Like manchego, Monterey Jack cheese is semi-hard and commonly comes in a block form, although it usually doesn’t have the rind attached. The cow-based milk has a mildly sweet flavor in its plain state, which resembles the manchego curado variety.
Monterey Jack cheese has its origins in the United States. Since David Jacks began selling the cheese in the 18th-century, manufacturers now commonly combine Monterey Jack with Colby and cheddar cheeses. When searching for a manchego cheese substitute at the supermarket, it’s important to purchase the softer variety. If you’d like to avoid squeezing all the bags in the cheese aisle, simply look for a label to see how long it underwent aging.
Thankfully, it’s easy to determine how soft Monterey Jack cheese is by looking at the amount of time it aged; if it has one month of aging, it’ll be soft. Monterey Jack cheese that spent anywhere from one to six months aging will be an increasingly firmer cheese with the more time it has to age.
Using Monterey Jack cheese as a substitute for manchego cheese is an excellent option if you plan to melt cheese for burritos or hamburgers, make a grilled cheese sandwich, or a hot pasta dish.
4. Asiago Cheese
We’ve talked a lot about excellent manchego cheese alternatives when it comes to recipes calling for melted cheese, but you might wonder—what about substitutes for using it as a solid? Asiago cheese is a great choice if you want to use solid or grated cheese in a recipe that calls for manchego cheese.
Asiago cheese originates from cow milk in the Italian Asiago High Plateau. It’s a great addition to top off salads and soup in its grated state. People also enjoy slicing it to serve on paninis and sandwiches.
Like Monterey Jack cheese, the length of time that asiago cheese ages is critical to how conducive it is for use as a manchego cheese substitute. The best cheese to use is Asiago Pressato. As a fresh cheese, the Pressato variety is moist and has a smooth consistency, mimicking the buttery texture of manchego cheese. Asiago Pressato undergoes aging for only a few months.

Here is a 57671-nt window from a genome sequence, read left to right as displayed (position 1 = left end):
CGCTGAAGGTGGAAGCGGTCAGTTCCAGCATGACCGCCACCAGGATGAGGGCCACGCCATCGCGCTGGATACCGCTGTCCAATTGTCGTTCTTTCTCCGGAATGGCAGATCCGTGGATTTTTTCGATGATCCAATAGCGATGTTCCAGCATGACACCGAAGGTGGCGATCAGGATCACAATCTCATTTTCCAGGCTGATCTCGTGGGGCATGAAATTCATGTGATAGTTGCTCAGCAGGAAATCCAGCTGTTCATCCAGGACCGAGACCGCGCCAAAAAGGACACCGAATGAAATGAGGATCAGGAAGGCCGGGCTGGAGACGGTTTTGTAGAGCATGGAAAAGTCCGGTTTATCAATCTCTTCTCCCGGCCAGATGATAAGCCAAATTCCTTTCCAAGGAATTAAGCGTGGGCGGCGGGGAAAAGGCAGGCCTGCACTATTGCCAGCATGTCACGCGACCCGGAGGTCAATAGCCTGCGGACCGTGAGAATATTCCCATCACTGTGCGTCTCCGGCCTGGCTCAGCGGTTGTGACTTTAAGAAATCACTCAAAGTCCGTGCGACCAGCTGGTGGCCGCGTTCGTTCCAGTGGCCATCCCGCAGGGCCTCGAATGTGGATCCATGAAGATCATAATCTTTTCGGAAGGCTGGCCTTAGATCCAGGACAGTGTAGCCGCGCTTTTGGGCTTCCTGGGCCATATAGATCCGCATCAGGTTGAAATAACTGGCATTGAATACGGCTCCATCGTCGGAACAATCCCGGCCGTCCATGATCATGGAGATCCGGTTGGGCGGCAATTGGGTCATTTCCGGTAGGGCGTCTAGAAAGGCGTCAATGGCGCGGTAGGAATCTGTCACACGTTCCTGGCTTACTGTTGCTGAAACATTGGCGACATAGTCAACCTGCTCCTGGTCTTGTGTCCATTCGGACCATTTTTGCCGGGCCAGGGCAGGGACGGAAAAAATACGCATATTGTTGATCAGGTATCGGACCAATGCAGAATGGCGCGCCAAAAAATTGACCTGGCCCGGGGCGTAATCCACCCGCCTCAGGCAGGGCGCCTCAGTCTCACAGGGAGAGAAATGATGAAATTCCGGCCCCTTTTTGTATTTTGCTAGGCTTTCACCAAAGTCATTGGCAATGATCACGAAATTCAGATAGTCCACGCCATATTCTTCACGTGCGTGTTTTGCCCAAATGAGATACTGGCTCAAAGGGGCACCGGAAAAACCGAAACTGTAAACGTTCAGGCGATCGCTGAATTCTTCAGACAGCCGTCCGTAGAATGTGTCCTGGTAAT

If you end up purchasing asiago cheese outside of the Pressato type, prepare yourself for a drier and more crumbly cheese that doesn’t resemble manchego. Keep your eyes peeled for an Asiago D’Allevo label—you want to avoid that, as it has a pungent smell and taste. That said, even Asiago Pressato has a slightly stronger scent than manchego cheese.
Another fantastic quality that Asiago Pressato shares with manchego cheese is a slightly nutty flavor and a soft yellowish-white color. As asiago cheese ages, it becomes more yellow and takes on a grainer texture.
Zamorano cheese isn’t typically a household name, but it shares several key features that make it an excellent substitute for manchego cheese. Most notably, Zamorano is a Spanish cheese and comes from sheep’s milk. Like manchego cheese that originates from the Manchega sheep breed, Zamorano cheese must come from a specific sheep variety. Or, in this case, two breeds—Castilian or Churra sheep.
When you’re at the supermarket looking for Zamorano, it’s easy to mistake its cylindrical shape for a block of manchego. Furthermore, Zamorano cheese has a zigzag pattern on its rind, just like manchego. Its color is also similar, with a white or pale yellow hue. However, once you cut into a block of Zamorano cheese, you’ll notice how it’s different since it’ll feel both firmer and more crumbly beneath your knife.
A buttery flavor makes Zamorano stand out as an excellent manchego cheese substitute. In fact, like manchego, it even has hints of a nut taste. These flavor combinations result from the higher-than-average fat content of this cheese, although a high-fat content is typical of most cheeses.
Although Zamorano and manchego cheese have their similarities, they differ in their texture. Whereas manchego has a smooth surface, Zamorano has a crumbly texture. Therefore, Zamorano isn’t a good manchego alternative if you plan on slicing it to use for sandwiches.
Like manchego cheese, Zamorano is a fantastic cheese to eat on its own, paired with a good wine, bread, and dried tomatoes in olive oil.
With so many options for manchego cheese substitutes, there’s no need to worry if you don’t see manchego cheese in your local grocery store. Once you have access to manchego cheese again, you may find that you continue including these cheese alternatives on your weekly grocery list!